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Re: libdts patent issue?

Michael K. Edwards wrote:
> On 7/20/05, Arnoud Engelfriet <galactus@stack.nl> wrote:
> > The law says so: articles 52(2) and (3) EPC.
> > http://www.european-patent-office.org/legal/epc/e/ar52.html
> Understood that that's the statutory basis for the subject matter test
> (parallel to 35 USC 101), insofar as the EPC constitutes statute
> rather than treaty.

The EPC is a treaty. All EPC member states have changed their law
to be the same as the treaty. Furthermore European patents may
only be declared invalid under the conditions set by the EPC. So
it's not law, but as close as you can get.

> > The EPO's Board of Appeals has issued several decisions that
> > discuss this article:
> > http://legal.european-patent-office.org/dg3/pdf/t971173ex1.pdf
> > (see page 12 of the PDF, sections 4 & 5)
> I've made a quick pass through this opinion (In re IBM) and find it
> unsurprising.  Methinks the EPO's law clerks need to take some lessons
> in concise and vivacious writing from some of ours.  

I've heard people say "this is what you get when you let Germans
write common law decisions."

> I also observe
> that the case law established by previous Boards of Appeal is very
> much the primary source of citations, and if your courts aren't bound
> by stare decisis except in the same sort of extraordinary
> circumstances that ours are, I can't tell the difference.  

This is the EPO's internal board of appeals. National courts have
no obligation whatsoever to follow the BoA. And even the boards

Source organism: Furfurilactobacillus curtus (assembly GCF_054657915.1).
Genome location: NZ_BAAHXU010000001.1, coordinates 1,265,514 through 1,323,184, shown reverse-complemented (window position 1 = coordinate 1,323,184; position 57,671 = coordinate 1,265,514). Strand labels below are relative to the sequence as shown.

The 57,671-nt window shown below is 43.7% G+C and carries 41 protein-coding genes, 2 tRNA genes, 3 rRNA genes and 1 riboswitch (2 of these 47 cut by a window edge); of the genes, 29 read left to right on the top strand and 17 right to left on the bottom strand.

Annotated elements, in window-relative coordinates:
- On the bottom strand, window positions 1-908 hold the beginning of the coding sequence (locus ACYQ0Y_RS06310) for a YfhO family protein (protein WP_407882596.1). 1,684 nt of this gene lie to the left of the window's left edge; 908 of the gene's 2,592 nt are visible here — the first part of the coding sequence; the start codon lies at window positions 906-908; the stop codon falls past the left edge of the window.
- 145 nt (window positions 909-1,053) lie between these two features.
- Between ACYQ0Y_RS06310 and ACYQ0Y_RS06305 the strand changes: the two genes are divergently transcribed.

themselves can deviate from earlier decisions, although they have
to explain why. And the matter can then be referred to the Enlarged
Board (sort of like a rehearing en banc).

And yes, they heavily rely on their earlier caselaw.

I agree with you that the approach is similar in may aspects to
the US system. Partially that's because patent law is heavily
harmonized around the world. But still there are differences,
especially when it comes to patentable subject matter.

The example I gave earlier is 
which is European patent application 
that was rejected for being a business method as such. And
if you read the decision, you'll see that there was no way they
were going to allow this application.

The corresponding US patent US4750121 was allowed without any such
problem. Claim 1 does not even recite "a computer", only several
"means" that perform certain steps to a master trust.

So in my view, the fact that this kind of difference occurs
shows that in the US a lot more is patentable than in Europe.


Arnoud Engelfriet, Dutch & European patent attorney - Speaking only for myself
Patents, copyright and IPR explained for techies: http://www.iusmentis.com/

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